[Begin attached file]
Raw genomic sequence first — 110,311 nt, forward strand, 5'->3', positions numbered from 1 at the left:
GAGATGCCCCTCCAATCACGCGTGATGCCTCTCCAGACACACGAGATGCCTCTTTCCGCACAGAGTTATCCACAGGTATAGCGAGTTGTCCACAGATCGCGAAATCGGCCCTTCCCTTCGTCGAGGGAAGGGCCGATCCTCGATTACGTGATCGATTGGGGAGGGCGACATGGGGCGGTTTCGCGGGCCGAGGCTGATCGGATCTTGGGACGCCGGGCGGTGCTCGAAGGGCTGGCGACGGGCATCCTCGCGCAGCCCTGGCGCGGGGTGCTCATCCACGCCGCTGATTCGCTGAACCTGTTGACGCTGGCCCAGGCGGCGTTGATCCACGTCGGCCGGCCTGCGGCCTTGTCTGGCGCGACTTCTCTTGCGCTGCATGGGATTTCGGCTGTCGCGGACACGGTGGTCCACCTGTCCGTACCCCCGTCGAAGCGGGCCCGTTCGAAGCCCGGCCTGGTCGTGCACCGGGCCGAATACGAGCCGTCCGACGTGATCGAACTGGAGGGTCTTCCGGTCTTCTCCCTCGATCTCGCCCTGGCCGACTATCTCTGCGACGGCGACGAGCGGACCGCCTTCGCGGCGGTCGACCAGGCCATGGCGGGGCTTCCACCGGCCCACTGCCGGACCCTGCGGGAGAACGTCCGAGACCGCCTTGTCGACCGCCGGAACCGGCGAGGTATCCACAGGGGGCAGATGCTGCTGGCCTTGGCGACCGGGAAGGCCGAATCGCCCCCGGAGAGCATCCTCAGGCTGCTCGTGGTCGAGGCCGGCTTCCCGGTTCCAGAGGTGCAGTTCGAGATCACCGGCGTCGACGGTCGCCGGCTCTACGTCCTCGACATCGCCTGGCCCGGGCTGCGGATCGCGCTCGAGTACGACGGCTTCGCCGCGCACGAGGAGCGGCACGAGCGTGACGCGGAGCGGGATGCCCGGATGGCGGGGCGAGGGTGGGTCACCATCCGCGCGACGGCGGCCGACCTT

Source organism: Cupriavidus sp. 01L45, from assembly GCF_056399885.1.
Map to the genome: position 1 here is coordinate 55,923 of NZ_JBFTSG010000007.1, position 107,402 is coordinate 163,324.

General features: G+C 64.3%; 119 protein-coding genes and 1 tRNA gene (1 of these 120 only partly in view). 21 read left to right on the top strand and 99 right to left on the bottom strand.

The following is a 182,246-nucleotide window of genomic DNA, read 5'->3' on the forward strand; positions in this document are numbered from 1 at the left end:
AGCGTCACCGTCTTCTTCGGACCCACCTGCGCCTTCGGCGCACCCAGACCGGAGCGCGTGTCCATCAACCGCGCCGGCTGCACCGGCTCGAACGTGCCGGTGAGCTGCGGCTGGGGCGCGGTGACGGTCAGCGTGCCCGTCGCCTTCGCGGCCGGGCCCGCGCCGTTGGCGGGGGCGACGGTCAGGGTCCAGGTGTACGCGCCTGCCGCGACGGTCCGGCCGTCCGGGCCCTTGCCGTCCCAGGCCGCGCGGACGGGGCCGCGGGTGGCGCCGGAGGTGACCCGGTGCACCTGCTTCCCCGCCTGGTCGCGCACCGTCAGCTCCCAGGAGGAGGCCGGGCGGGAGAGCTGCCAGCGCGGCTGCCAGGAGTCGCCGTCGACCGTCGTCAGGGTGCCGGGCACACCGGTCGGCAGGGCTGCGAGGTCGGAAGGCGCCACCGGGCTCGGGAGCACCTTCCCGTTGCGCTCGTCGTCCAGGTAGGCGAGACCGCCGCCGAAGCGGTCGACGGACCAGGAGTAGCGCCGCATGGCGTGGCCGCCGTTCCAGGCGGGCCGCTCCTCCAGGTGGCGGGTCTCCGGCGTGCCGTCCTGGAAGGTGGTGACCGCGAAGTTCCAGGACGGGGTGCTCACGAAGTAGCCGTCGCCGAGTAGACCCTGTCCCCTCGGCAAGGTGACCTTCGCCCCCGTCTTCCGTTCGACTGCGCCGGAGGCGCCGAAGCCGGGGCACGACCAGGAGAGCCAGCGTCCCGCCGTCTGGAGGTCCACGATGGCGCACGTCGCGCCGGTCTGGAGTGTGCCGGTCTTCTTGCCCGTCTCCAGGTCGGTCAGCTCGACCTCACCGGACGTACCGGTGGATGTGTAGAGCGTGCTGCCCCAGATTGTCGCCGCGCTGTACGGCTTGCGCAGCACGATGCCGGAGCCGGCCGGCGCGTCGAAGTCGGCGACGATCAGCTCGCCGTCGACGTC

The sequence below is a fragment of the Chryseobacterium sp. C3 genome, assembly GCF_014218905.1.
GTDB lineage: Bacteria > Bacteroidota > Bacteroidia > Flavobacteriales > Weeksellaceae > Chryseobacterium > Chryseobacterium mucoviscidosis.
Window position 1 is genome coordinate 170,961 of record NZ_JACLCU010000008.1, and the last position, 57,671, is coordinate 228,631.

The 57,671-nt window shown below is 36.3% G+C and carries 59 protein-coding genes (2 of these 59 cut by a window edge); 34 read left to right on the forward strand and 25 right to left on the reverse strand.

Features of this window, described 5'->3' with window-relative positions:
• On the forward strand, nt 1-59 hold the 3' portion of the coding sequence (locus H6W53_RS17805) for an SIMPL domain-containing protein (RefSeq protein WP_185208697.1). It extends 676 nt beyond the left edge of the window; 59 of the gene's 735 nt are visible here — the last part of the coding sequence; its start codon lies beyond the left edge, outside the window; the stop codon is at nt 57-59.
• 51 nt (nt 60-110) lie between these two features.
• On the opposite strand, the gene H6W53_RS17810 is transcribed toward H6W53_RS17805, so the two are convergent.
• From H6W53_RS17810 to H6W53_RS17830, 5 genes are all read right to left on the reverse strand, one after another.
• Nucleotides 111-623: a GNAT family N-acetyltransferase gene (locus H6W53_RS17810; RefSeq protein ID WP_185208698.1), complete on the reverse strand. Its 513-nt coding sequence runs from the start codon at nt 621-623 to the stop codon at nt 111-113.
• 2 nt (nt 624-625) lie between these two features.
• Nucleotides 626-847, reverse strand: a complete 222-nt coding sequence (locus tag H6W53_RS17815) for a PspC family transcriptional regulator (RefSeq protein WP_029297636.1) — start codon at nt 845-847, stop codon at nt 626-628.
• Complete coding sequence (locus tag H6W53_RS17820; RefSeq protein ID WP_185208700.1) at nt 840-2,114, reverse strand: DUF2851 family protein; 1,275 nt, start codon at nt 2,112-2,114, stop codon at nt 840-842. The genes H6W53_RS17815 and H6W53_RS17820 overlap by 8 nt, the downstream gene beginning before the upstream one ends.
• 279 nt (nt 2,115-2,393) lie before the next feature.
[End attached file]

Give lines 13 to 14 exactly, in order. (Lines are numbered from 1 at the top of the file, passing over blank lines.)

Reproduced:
• On the forward strand, nt 1-59 hold the 3' portion of the coding sequence (locus H6W53_RS17805) for an SIMPL domain-containing protein (RefSeq protein WP_185208697.1). It extends 676 nt beyond the left edge of the window; 59 of the gene's 735 nt are visible here — the last part of the coding sequence; its start codon lies beyond the left edge, outside the window; the stop codon is at nt 57-59.
• 51 nt (nt 60-110) lie between these two features.